Pocket Notes

It is amazing how the past can spill over into the present, like early morning light falling on a hillside in shadow. Here is a remembrance of a friendship from my past triggered by thinking about an object.

I think of the repeated mention of moleskin notebooks by female writers. I wonder what they mean exactly. I picture moleskin as being that felt like sticky stuff Dr. Scholls sells for treating blisters, bolstering the fit of shoes, cushioning the bottoms of chairs to protect the floors from scratches. I think back to my own penchant for pocket notebooks and wonder if moleskin notebook is a trendy badge of identification for a writer because of Joan Didion’s writing about hers. I wonder if it’s like Birkenstock and long Indian print skirts identifying an alternative life style. I remember my own search for a small notebook that would neatly fit in my back pocket. I was always wanting to write something down.

Then I remember this.

I scoured every store I could find in the Greater Boston area. I wanted a book which would not only hold paper that could be replenished, I wanted it to hold a pen or pencil as well. After months of looking I found a tiny Etienne Aigner leather bound book smaller than a shirt pocket. It had a retractable lead pencil that fit into a tight loop of leather and a brass snap ring binder. It was perfect. But it carried a price tag that was nearly a third of my weekly paycheck at the time. I longed for that notebook. Not one to spend frivolously, I kept on purchasing small spiral notepads and clipped a ball point pen to my shirt instead. And secretly, I was reluctant to be identified with this fashion designer who reminded me of my mother’s “Career Shop” taste. I was in the process of truly becoming me.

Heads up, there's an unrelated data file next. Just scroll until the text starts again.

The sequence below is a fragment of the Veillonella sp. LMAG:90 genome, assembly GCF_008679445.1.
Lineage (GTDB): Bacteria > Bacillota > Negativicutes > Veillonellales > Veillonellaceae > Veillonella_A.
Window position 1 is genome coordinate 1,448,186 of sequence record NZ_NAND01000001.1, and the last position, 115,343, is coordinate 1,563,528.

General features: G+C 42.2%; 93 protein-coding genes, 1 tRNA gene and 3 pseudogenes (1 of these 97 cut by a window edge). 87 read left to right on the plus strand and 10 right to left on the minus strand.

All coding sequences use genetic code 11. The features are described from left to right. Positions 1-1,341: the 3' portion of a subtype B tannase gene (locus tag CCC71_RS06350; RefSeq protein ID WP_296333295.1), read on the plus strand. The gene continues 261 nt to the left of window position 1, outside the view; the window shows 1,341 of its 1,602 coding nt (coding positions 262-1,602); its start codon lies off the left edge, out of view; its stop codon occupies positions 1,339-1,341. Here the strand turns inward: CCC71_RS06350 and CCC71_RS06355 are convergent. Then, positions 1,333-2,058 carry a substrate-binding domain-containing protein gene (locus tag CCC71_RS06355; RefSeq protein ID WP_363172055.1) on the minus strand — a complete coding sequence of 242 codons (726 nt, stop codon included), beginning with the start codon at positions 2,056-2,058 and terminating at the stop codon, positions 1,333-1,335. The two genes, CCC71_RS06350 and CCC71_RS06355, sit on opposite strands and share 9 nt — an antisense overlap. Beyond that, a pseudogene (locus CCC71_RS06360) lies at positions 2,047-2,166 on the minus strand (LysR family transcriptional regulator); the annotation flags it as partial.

A man was in love with me in those days. He was an only child, first generation Italian. I was the only serious love in his thirty three years, and he wanted to marry me. For my birthday the last year we were friends he presented me with a box containing three gifts. He said there was a present for each of the iterations of me. One  for the practical tomboy , the practical thrifty hands-on girl and the others are for the soft feminine woman she conceals.

The professionally wrapped package contained three things: The oxblood red leather bound notebook with an embossed horseshoe logo I coveted. A dark blue Long’s Jewelry Store box containing a delicate gold heart shaped pendant with a tiny diamond suspended from a wisp of chain. A long pale pink granny style night gown with discrete lace at the neckline.

I left this friendship not long after these gifts were given, wounding my friend mortally, I think.

He was still living at home in the room where he spent his entire life. He returned each night to the bed he slept in as a child, his mother’s only son. I finalized my divorce because of him, but in the end I knew- he would always be his mother’s son, and she his number one. I had no desire to compete with that strong bond. I never said I was sorry and he never forgave me. He stalked me for years, heartbroken and enraged; sent vicious poison pen letters and cleverly insulting gifts. Then his voice fell silent.

Of these gifts, only the well used notebook remains. Its snap rings are rigid, locked in place with verdigris, the rich red dye has bled from its corners, the pencil and its replacement are long gone. The night gown, worn only once, I donated to the Goodwill Store. I left the delicate gold necklace hanging on a temporary cardboard marker in a perfectly landscaped enormous cemetery twenty years after it was given

I had driven from Maine to the grave yard north of Boston where this former love, this man-boy was laid to rest; then spent hours in this stark impersonal place where the rules on the map said no sitting on the grass.

Kneeling on the sod in defiance I tried to  absorb the meaning of the moldering flowers, read the ribbons imprinted “Dearest Cousin”, wept. I had missed the funeral by a week. I was breathing in the past and exhaling apologies for breaking this man’s heart. I loved my friend, who I feel certain never forgave me. He had given me many gifts, his deep friendship the best of all. I told him so, in that place of perpetual care. I shared with him the parts of me that not even he could understand, forgave him there, for loving me.

© 2010 Jennifer M. Pierce, All Rights Reserved

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